About Ed (Paperback)
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A moving story about love, AIDS, grief, and memory by one of the most adventurous writers to come out of San Francisco's LGBTQ+ scene.
Bob Glück met Ed Aulerich-Sugai in 1970. Ed was an aspiring artist; Bob wanted to write. They were young men in San Francisco at the high tide of sexual liberation and soon, and for eight years, they were lovers, after which they were friends. Ed was an explorer in the realms of sex. He was beautiful, fragile, exasperating, serious, unassuaged. In 1994 he died of HIV. His dream notebooks became a touchstone for this book, which Glück has been working on for some two decades, while also making his name as a proponent of New Narrative writing and as one of America’s most unusual, venturesome, and lyrical authors. About Ed is about Ed, who remains, as our dead do, both familiar and unknowable, faraway and close. It is about Bob too.
The book is a hybrid, at once fiction and fact, like memory, and it takes in many things through tales of political activism and domestic comedy and fury to questions of art and love and experiences of longing and horror. The book also shifts in register, from the delicate to the analytic, to funny and explicit and heartbroken. It begins in the San Francisco of the early 1980s, when Ed and Bob have been broken up for a while. aIds is spreading, but Ed has yet to receive his diagnosis. It follows him backward through his life with Bob in the 1970s and forward through the harrowing particulars of death. It holds on to him and explores his art. It ends in his dreams.
About the Author
Robert Glück is a poet, fiction writer, critic, and editor. With Bruce Boone, he founded the New Narrative movement in San Francisco. His poetry collections include Reader and, with Boone, La Fontaine. His fiction includes the story collection Denny Smith, and the novel Jack the Modernist. Glück edited, with Camille Roy, Mary Berger, and Gail Scott, the anthology Biting The Error: Writers Explore Narrative, and his collected essays, Communal Nude, appeared in 2016. Glück served as the director of San Francisco State’s Poetry Center, co-director of the Small Press Traffic Literary Center, and associate editor at Lapis Press. NYRB Classics reissued his novel Margery Kempe in 2020. He lives in San Francisco.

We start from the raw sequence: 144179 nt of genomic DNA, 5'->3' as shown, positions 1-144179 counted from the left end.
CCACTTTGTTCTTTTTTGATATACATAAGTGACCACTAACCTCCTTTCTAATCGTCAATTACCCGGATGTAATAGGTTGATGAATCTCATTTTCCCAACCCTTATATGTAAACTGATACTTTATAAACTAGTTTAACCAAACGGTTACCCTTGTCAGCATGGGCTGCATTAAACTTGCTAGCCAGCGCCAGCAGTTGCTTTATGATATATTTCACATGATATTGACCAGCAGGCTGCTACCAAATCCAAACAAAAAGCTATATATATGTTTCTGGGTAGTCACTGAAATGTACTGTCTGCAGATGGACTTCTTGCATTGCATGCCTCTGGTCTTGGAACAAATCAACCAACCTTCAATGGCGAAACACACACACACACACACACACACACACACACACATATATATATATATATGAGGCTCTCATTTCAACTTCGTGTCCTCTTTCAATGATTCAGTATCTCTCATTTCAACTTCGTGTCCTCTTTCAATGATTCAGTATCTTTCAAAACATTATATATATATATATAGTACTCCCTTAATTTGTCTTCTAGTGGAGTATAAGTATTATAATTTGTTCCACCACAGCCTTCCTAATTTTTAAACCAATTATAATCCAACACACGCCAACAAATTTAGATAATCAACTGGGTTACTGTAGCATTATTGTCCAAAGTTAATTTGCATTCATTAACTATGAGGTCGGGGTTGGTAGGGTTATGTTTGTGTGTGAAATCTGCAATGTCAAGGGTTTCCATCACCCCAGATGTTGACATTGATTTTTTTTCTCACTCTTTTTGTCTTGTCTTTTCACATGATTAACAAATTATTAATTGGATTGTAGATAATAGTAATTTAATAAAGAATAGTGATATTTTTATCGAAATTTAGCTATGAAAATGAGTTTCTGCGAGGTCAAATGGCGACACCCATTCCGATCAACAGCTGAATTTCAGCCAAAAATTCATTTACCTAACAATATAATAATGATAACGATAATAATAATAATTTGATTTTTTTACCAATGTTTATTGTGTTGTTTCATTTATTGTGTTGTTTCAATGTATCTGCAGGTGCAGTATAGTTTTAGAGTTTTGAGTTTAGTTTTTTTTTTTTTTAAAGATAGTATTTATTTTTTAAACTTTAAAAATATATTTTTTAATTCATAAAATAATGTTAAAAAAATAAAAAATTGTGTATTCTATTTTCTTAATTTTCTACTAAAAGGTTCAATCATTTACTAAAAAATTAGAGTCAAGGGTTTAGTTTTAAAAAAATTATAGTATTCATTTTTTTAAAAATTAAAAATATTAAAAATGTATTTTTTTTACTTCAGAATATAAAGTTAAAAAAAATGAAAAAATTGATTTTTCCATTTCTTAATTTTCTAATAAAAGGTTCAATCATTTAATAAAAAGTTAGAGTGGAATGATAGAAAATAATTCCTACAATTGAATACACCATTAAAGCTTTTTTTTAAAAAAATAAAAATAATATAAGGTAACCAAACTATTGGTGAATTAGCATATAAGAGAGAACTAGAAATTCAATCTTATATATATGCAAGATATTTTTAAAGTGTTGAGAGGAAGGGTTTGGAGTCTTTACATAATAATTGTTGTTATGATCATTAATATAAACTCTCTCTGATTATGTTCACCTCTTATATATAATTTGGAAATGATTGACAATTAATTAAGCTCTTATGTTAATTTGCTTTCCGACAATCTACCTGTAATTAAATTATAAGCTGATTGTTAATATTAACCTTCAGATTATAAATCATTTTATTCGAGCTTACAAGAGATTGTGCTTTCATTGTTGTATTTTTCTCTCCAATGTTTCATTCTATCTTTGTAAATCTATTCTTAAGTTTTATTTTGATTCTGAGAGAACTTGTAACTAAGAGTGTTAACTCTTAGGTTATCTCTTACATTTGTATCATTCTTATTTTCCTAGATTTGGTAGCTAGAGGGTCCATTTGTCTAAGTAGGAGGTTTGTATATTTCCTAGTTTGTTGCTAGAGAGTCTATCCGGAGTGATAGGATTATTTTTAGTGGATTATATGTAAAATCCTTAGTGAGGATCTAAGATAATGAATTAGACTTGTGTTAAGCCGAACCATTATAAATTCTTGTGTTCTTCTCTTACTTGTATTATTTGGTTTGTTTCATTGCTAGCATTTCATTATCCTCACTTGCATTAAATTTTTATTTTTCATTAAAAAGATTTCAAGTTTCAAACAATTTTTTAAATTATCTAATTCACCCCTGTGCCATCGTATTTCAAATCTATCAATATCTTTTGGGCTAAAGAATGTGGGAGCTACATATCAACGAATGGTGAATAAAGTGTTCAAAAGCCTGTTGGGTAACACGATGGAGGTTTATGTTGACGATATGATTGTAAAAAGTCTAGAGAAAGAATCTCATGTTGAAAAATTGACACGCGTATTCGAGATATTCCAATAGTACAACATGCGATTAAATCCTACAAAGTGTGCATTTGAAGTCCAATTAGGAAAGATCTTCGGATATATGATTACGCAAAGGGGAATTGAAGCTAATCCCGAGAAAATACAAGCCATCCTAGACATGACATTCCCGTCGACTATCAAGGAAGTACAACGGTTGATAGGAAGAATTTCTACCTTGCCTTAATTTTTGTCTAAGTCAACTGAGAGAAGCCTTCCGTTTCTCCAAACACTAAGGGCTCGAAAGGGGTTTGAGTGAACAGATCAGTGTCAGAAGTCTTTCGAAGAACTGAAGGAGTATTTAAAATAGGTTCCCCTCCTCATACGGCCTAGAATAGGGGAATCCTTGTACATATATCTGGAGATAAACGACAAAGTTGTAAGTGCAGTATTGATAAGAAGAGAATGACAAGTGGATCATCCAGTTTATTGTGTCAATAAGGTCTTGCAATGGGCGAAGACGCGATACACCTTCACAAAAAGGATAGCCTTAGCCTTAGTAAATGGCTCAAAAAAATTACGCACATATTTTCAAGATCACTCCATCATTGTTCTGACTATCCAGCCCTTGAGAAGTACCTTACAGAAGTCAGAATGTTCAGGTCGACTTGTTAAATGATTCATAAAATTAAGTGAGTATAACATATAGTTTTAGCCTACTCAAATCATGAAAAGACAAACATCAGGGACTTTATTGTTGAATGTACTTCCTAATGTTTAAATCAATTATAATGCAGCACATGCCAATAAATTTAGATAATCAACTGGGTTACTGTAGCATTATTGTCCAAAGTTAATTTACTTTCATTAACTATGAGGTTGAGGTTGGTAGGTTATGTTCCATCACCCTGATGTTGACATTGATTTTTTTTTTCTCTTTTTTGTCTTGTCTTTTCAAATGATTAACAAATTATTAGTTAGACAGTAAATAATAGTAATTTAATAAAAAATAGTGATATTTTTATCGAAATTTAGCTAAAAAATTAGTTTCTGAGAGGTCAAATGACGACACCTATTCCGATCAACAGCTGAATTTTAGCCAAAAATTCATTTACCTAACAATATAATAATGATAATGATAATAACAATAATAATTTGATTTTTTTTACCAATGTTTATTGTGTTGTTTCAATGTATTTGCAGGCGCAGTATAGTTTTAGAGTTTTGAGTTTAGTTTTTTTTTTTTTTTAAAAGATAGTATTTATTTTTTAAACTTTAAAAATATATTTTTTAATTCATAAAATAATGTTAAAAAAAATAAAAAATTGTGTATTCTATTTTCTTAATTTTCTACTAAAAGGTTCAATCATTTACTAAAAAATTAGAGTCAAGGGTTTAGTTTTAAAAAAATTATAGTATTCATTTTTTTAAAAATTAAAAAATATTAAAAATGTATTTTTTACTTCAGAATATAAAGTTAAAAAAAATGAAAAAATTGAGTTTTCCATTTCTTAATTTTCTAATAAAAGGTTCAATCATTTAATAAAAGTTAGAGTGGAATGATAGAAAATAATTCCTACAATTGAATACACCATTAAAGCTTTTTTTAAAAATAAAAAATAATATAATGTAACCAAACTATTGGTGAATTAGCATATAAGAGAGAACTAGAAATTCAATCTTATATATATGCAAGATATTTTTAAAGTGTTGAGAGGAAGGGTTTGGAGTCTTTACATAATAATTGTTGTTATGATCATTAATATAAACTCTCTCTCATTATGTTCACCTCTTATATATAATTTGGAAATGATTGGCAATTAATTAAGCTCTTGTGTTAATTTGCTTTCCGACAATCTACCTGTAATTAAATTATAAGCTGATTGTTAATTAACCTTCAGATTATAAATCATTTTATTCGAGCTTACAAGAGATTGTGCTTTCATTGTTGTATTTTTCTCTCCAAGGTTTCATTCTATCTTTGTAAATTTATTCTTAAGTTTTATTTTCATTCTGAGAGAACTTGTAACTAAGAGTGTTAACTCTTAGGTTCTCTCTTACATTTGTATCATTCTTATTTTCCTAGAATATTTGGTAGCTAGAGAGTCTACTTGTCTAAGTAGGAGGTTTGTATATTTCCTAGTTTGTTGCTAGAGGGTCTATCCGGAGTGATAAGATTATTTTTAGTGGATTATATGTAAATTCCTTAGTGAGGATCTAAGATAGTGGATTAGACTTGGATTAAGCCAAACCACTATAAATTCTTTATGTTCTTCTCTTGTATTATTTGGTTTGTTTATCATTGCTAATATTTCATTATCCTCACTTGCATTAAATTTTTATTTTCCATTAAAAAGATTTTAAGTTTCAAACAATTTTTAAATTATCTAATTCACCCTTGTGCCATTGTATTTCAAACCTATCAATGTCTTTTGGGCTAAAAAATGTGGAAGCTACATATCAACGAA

“I’ve probably never anticipated a book so eagerly. About Ed is love the way it happens: awkward, lyrical with antagonism, stuff & flourish. Love has duration and is irreplaceable. And this is such a book.” —Eileen Myles
“Ultimately, About Ed looks not so much toward the future as it does toward a suspended past. If this is a book about a lost loved one, it is also a memorial to a lost sensibility, a period in the 1970s when sex was “founded on hope,” before the onslaught of the AIDS crisis.” —Mattilda Berstein Sycamore, The New York Times
“Both kaleidoscopic and bracingly tender, [About Ed] locates us in familiar New Narrative territory, with gossipy references to intimates whose names you are assumed to know (or quickly learn), playful pastiche and the campy aestheticization of ‘low’ culture....The writing is non-linear and echoic as it nonetheless fiercely inhabits the present.” —Sam Buchan-Watts, Frieze
“The masterly latest from Glück, whose novel Margery Kempe was reissued by NYRB Classics in 2020, examines sex, death, and literature through the story of his friend’s death from AIDS.... Based on 20 years of notes, including recorded conversations with Aulerich-Sugai and excerpts from his dream journals, Glück’s novel is as philosophical and theory-leaning as one would expect from a writer of the New Narrative movement, while still offering carnivalesque carnality, piercing humor, keen social observation, and a humane, earthy sensibility. This is a revelation." —Publishers Weekly Starred Review
"What Glück means by New Narrative seems to be, essentially, writing that narrates its narrating at the same time as it narrates something else. It is writing that questions itself and sometimes gives misleading answers, that conveys meaning and undermines it at the same time, eventually aiming at “total continuity and total disjunction”. . . . I like Glück’s writing for its sensuality, its generosity, and its enthusiasm." —Barry Schwabsky, Hyperallergic
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